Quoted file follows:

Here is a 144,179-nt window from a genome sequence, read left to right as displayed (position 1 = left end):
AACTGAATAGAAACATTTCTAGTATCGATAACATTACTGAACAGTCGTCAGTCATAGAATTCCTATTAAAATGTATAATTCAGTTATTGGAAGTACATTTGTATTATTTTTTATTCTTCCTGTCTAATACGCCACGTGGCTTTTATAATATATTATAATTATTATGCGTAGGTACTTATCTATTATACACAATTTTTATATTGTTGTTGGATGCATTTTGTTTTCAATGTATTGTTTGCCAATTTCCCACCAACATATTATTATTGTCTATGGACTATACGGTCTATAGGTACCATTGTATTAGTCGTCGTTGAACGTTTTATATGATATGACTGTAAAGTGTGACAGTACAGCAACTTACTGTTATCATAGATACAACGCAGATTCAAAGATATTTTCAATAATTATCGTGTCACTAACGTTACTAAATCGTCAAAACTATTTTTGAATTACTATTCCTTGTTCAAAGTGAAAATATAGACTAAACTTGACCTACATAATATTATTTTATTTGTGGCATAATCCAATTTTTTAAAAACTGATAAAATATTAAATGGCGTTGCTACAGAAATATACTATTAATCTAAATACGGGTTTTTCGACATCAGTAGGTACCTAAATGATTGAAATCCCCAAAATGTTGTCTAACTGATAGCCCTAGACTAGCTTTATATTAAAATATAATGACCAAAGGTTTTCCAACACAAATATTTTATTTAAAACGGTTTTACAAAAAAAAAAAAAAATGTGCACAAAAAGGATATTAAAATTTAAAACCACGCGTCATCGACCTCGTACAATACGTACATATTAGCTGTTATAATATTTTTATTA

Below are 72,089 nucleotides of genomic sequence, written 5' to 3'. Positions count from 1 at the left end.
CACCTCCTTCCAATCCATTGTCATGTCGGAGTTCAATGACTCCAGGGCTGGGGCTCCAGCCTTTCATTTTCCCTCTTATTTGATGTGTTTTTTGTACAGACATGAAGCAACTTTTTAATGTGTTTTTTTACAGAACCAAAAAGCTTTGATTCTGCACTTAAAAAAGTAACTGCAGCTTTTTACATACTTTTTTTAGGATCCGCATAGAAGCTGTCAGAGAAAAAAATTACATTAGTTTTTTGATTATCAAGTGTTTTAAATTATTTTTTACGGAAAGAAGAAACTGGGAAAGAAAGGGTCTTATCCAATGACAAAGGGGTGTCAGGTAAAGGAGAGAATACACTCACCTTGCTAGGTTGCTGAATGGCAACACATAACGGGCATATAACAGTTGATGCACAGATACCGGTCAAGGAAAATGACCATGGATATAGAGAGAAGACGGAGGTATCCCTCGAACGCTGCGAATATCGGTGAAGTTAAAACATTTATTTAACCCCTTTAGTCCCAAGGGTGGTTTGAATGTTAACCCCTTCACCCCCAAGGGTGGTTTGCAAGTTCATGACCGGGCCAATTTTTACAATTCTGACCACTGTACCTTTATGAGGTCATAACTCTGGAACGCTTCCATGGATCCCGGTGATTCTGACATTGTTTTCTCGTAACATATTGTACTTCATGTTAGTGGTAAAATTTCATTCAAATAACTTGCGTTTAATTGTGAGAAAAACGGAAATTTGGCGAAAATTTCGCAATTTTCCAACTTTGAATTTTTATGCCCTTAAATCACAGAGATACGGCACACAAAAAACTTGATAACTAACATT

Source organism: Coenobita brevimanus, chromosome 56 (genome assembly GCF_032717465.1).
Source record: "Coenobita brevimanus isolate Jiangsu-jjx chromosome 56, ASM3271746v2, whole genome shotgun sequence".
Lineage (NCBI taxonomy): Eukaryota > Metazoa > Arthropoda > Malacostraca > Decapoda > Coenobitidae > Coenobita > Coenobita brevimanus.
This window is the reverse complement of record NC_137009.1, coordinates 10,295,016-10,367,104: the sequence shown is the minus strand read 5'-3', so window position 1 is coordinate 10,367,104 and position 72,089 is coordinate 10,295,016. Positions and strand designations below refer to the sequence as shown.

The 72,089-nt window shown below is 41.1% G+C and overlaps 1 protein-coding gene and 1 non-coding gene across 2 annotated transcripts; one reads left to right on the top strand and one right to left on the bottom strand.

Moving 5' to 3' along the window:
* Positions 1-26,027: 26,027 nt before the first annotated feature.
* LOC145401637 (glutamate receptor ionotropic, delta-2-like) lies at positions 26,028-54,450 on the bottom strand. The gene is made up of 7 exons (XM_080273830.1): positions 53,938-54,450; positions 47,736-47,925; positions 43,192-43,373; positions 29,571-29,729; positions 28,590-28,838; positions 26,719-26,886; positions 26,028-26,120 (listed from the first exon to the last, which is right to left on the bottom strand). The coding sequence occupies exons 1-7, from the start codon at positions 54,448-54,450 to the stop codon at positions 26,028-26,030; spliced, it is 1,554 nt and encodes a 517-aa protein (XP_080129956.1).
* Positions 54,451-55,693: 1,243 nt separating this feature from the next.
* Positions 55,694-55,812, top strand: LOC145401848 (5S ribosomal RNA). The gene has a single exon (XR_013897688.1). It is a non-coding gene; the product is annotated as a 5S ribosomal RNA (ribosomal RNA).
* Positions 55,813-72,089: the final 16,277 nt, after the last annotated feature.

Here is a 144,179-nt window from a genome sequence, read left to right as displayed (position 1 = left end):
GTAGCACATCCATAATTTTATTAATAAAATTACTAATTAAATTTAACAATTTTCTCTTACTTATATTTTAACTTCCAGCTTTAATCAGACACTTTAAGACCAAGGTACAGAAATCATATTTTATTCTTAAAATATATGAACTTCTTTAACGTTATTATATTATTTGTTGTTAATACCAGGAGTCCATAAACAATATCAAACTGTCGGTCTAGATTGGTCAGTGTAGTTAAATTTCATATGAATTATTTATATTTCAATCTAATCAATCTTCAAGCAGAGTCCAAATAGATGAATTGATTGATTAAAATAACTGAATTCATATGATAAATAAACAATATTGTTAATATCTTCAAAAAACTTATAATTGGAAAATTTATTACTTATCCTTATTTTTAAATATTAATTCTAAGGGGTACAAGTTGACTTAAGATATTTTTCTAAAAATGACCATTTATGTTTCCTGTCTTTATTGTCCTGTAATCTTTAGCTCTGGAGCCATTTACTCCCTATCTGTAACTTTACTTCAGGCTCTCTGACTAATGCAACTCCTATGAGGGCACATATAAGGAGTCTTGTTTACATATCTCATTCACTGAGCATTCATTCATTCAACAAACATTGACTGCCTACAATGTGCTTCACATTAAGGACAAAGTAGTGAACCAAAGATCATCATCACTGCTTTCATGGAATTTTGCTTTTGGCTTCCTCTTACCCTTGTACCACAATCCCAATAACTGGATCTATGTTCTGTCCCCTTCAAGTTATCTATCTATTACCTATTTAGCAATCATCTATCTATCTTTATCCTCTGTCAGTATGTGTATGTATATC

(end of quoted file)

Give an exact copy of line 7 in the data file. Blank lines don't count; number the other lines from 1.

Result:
Lineage (NCBI taxonomy): Eukaryota > Metazoa > Arthropoda > Malacostraca > Decapoda > Coenobitidae > Coenobita > Coenobita brevimanus.